Legal Business Blogs

Bar and MoJ end fee impasse over high value legal aid fraud cases with further talks underway

Leaders at the Bar have agreed an interim deal with the Ministry of Justice to end the fee impasse that has threatened to disrupt high value legal aid fraud trials, with discussions to reform the payment scheme for the most costly cases underway.

A joint statement issued by the Bar Council and the Government today (7 July) confirmed that ad hoc fixed-fee arrangements have been accepted by self-employed barristers to act on a number of specific ‘very high cost cases’ (VHCC), which barristers had previously collectively refused to act on under newly-reduced legal aid rates.

The move follows the Court of Appeal’s decision in May overturning a finding from Southwark Crown Court that the ‘OpCotton’ VHCC fraud trial should be stayed, after the defendants failed to find any barrister prepared to represent them on reduced legal aid rates.

Handing down the appeal in that case, Lord Justice Leveson found that it was wrong to halt the trial when there are a sufficient number of Public Defender Service (PDS) advocates – barristers employed by the state under the banner of the legal aid agency – able to act.

Under today’s decision the Government has agreed it will not further expand the PDS, which the Criminal Bar Association claimed ‘ensures the rights of a client to be represented by whomever he/she wishes are respected.’

VHCC cases were subject to a 30% funding cut in September 2013 and in a joint statement today the Bar Council and MoJ said: ‘Arrangements have been put in place, under which self-employed barristers have been instructed to represent defendants in a number of Very High Cost Cases. Given that normal working relationships have been restored, the Government has confirmed that there is no need to expand the PDS further.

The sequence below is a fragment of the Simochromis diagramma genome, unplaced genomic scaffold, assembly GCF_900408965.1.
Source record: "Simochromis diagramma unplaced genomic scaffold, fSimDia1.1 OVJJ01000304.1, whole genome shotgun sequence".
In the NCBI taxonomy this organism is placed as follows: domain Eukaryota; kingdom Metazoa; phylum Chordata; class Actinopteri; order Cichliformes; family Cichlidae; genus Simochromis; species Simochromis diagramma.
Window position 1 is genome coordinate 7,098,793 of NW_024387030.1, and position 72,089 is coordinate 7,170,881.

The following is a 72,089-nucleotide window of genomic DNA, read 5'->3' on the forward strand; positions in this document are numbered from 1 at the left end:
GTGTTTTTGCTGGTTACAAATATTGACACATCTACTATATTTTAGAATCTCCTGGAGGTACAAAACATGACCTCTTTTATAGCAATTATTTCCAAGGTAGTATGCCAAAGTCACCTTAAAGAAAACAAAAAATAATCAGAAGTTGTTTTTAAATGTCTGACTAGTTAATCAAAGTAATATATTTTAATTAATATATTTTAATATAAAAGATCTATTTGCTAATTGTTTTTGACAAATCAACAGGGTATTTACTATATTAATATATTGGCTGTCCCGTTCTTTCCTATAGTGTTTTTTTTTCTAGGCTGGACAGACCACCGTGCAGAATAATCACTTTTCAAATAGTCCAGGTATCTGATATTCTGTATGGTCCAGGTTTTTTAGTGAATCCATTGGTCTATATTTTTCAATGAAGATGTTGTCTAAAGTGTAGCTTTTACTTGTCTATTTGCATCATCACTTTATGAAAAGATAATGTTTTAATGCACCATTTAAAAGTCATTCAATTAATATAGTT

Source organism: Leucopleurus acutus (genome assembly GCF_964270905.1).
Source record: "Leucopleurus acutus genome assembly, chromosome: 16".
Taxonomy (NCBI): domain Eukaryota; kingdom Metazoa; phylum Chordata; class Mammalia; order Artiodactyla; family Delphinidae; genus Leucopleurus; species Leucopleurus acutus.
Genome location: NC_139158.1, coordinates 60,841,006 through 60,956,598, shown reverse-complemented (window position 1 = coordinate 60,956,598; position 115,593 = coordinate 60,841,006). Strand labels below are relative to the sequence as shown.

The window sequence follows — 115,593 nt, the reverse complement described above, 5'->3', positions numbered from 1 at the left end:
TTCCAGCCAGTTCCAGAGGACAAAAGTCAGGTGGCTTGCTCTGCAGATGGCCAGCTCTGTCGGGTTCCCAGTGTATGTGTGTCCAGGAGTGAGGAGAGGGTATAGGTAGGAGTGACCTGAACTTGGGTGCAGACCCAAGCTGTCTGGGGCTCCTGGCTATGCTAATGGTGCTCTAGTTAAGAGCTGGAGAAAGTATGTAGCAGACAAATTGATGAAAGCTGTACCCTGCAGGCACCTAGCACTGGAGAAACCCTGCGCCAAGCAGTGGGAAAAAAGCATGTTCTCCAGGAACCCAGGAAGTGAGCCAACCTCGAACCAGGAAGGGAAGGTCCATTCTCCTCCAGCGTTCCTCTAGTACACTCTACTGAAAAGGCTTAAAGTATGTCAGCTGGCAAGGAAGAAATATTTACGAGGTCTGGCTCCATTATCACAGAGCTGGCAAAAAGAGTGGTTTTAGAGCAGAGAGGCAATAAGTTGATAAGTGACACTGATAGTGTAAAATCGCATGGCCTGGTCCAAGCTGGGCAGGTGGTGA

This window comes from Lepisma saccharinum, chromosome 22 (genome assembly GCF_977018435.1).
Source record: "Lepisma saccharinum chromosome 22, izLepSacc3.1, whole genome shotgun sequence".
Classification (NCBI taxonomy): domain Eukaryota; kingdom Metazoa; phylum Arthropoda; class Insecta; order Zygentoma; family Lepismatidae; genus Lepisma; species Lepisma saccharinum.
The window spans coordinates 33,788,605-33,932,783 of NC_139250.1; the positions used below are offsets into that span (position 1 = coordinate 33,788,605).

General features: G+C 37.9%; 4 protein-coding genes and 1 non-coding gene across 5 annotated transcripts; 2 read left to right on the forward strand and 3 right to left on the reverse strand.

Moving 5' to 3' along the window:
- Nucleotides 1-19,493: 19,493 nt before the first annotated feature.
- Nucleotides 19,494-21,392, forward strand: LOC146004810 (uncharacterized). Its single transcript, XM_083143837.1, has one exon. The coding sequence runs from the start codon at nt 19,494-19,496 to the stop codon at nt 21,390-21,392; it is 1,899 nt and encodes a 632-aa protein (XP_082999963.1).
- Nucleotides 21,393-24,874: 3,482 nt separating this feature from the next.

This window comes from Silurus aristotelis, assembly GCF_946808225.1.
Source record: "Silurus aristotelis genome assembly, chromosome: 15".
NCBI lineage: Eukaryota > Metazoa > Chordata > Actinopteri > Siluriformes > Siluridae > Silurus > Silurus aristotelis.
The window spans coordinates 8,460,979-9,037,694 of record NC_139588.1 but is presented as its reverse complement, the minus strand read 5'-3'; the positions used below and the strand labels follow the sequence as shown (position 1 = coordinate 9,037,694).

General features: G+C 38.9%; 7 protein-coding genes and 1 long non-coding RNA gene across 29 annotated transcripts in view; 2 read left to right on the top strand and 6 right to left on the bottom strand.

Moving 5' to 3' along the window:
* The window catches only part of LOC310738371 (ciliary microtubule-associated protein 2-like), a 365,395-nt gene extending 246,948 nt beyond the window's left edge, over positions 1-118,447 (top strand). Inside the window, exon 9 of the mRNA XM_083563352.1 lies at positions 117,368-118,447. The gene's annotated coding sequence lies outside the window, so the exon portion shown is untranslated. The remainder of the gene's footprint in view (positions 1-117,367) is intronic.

‘The Bar Council, together with the Criminal Bar Association and the Circuit Leaders, have agreed with the Government to resume discussions as soon as possible on an alternative to the VHCC scheme and on the long term future of criminal advocacy, including the review of the Advocates Graduated Fee Scheme.’

CBA chair Nigel Lithman QC, said in today’s ‘Monday Message’ on the association’s website: ‘There will be those who want to know the nitty gritty detail and sums involved. Suffice it to say that the fees offered have been accepted by the individuals concerned and enable these cases to be done. They have signalled their content with the outcome negotiated on their behalf and consider these fees to be appropriate and acceptable. This has always been a commercial decision by those offered these cases. It is not an issue on which the wider membership of the Criminal Bar can impose their views.’

Total expenditure on VHCC in 2013/14 was £57m according to MoJ statistics, a decline of 16% compared to the previous year, while the overall criminal legal aid budget came in at £0.9bn.